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 Tuesday, October 28, 2008 IssueFaculty/Staff E-Newsletter


Flagship 2030 is already moving us forward
A strategic plan update

Chancellor G.P. "Bud" Peterson

Our strategic plan for the future, Flagship 2030, is ready for action after nearly two years, countless forums and meetings and input from all of our constituents. Notable and unique to the University of Colorado at Boulder is the breadth of input into the strategic plan from the university community and stakeholders across the state.

At a summit in September, nine action task forces presented plans for implementation of the plan’s eight core and 10 transformational initiatives to the Council of Deans and the Chancellor’s senior leadership team.

Task forces on faculty, research, graduate education, undergraduate education, enrollment, budget, facilities, staffing and operation, and outreach did yeoman’s work over six intense months to produce the action plans. Their reports are posted online on the Implementation website. Now the campus leadership will evaluate the cost and feasibility of the plans and prioritize the initiatives for implementation.

We are moving from dialogue to action as we transition into Phase II of the process, yet discussion will continue and I expect this to be an evolving plan.

I was heartened to hear from the task force reports that money is not always the answer to achieving the 18 initiatives but rather university partnerships or realignment can be effective in some cases. Still, about $1 million has been set aside in the current fiscal year budget to be used for some of the recommendations.

Some of the initiatives will be implemented on a short time frame and others on a longer timeline. Some will be carried out campuswide and others will be initially executed at the school and college level.

Soon you’ll see Flagship 2030 living and breathing in everything we do from events and programs to buildings and budgeting. Indeed we are already seeing some of the Flagship 2030 concepts in action. One initiative is to add 300 new tenure and tenure-track positions over 10 years. We have budgeted 92 of those new tenure-track positions in the last three years.

Another key initiative is fulfillment of our Residential Academic Programs (RAP) − our concept of residential colleges. Today, Oct. 28, we will re-dedicate Arnett Hall as a Residential Academic Program for honors students. Two weeks ago I welcomed new students and parents to the Chancellor’s Leadership Residential Academic Program at Williams Village. We have 11 RAPs now and the undergraduate education task force recommends RAPs to be made available to all freshmen by 2015.

You can see Flagship 2030 too in the build out of East Campus as part of the “university villages” initiative. A week ago we announced a $2 million gift from alums Jeannie and Jack Thompson to fund the Vaccine Development Laboratory in the new Biotechnology Building. Construction of the new building on the East Campus will likely begin next summer. It is a cornerstone of our Colorado Initiative in Molecular Biotechnology, spearheading scientific and medical advances. Our new Geosciences Building approved by the Board of Regents in March will bring scattered programs, currently dispersed in 16 different buildings, under one roof. Both of these key research areas along with the CU Energy Initiative embody the Flagship 2030 goals of building on our excellent interdisciplinary research.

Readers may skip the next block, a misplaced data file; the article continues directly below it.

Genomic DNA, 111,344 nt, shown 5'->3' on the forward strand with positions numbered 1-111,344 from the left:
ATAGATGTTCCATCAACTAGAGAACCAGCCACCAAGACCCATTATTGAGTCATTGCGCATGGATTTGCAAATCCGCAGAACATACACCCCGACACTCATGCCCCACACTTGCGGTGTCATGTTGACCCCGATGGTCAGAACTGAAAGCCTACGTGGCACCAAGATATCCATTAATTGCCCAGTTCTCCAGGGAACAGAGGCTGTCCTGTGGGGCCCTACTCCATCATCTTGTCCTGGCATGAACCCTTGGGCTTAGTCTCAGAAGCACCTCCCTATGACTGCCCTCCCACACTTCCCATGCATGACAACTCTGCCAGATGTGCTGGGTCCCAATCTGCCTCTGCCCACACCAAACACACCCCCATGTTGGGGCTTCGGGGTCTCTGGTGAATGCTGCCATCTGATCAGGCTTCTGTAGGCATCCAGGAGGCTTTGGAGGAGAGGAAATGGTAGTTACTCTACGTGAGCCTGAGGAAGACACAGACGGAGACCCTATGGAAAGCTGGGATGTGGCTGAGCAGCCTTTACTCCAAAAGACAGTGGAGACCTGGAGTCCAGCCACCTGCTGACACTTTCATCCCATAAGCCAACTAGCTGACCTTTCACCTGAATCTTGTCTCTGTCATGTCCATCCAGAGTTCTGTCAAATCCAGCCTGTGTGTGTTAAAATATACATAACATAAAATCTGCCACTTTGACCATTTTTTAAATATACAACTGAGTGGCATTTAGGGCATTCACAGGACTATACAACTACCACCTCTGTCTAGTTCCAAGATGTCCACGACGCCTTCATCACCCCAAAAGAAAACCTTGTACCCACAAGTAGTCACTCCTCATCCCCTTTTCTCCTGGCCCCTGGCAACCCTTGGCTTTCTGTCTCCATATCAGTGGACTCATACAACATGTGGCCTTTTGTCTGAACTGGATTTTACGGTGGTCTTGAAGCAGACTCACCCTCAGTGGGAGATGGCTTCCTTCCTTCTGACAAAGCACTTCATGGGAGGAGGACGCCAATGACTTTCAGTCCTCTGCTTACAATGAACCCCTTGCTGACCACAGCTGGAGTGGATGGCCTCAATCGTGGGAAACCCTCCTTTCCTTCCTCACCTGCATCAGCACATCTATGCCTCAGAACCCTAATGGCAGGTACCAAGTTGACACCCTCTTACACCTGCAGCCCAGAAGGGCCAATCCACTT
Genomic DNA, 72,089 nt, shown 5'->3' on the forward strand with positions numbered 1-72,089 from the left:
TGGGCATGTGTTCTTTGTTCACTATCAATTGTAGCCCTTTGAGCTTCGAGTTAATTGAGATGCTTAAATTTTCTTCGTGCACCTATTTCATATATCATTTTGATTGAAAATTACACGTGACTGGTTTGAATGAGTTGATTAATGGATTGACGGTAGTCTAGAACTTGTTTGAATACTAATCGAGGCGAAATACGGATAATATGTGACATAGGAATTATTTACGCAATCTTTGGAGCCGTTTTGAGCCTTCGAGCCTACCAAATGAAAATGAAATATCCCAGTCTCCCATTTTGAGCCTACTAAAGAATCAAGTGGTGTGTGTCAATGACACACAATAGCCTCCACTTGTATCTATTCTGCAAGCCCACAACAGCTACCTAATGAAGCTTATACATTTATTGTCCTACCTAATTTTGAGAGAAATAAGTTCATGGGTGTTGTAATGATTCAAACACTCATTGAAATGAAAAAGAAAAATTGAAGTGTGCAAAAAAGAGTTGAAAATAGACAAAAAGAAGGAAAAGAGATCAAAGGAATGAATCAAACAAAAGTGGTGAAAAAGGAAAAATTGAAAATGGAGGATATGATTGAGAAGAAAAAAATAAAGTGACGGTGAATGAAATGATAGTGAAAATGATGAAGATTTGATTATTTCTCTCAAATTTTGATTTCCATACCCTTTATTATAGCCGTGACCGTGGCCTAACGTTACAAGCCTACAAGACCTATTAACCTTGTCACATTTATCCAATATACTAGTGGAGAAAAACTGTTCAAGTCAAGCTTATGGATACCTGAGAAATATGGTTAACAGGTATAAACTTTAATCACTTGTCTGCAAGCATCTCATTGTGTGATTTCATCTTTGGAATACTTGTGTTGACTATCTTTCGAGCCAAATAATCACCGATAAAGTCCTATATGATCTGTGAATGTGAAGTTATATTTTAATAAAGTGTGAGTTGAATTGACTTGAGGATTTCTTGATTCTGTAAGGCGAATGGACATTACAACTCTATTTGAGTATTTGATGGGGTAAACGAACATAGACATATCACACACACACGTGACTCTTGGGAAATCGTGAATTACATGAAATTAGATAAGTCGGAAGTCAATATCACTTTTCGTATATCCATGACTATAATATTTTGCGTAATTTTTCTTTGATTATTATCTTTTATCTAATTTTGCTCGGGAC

You can see evidence of the “global crossroads” initiative all around campus. Last month the Center for Asian Studies hosted a conference that drew more than 200 scholars from Europe, Asia and the Americas. Just last week the School of Law signed an agreement with the University of Alberta for a dual degree program.

Flagship 2030’s “research diamond” concept is inherent in the Colorado Renewable Energy Collaboratory, which continues to conceive successful new centers supported by private partners and in the aforementioned Colorado Initiative on Molecular Biotechnology. Another example is the $485 million Mars orbiter that will be designed by a CU-led team and built at Lockheed Martin, adding $200 million to the Colorado economy.

Other initiatives may have a longer incubation such as the idea of year-round learning. The faculty task force recommended that we instead focus on expanding pre-collegiate bridge programs and K-12 teacher development opportunities in the summer.

We have said all along that Flagship 2030 was not a plan we published to just gather dust on a shelf, but instead a plan of action that we constantly rely on to prepare the university and its students for education and advancement over the next 20 years. It is at the heart of our fundraising and is a key to our re-accreditation in 2010.

The vision from CU-Boulder’s statutory mission states: “To lead in learning, research, teaching and service to benefit and enhance the quality of life for the people of Colorado.”

Flagship 2030 embodies that statutory vision and has one of its own: We “will become a leading model of the ‘new flagship university’ of the 21st century by redefining learning and discovery in a global context and setting new standards in education, research, scholarship and creative work that will benefit Colorado and the world.”

Flagship 2030 is now a plan in motion and it is already speeding us ahead. It articulates the challenges that a national comprehensive interdisciplinary research university like CU-Boulder is prepared to take on. The people of Colorado expect it of us and thanks to your support, we are responding.

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In Print

Q&A with Flagship 2030 task force chair Gloria Timmons

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Flagship 2030 is already moving us forward

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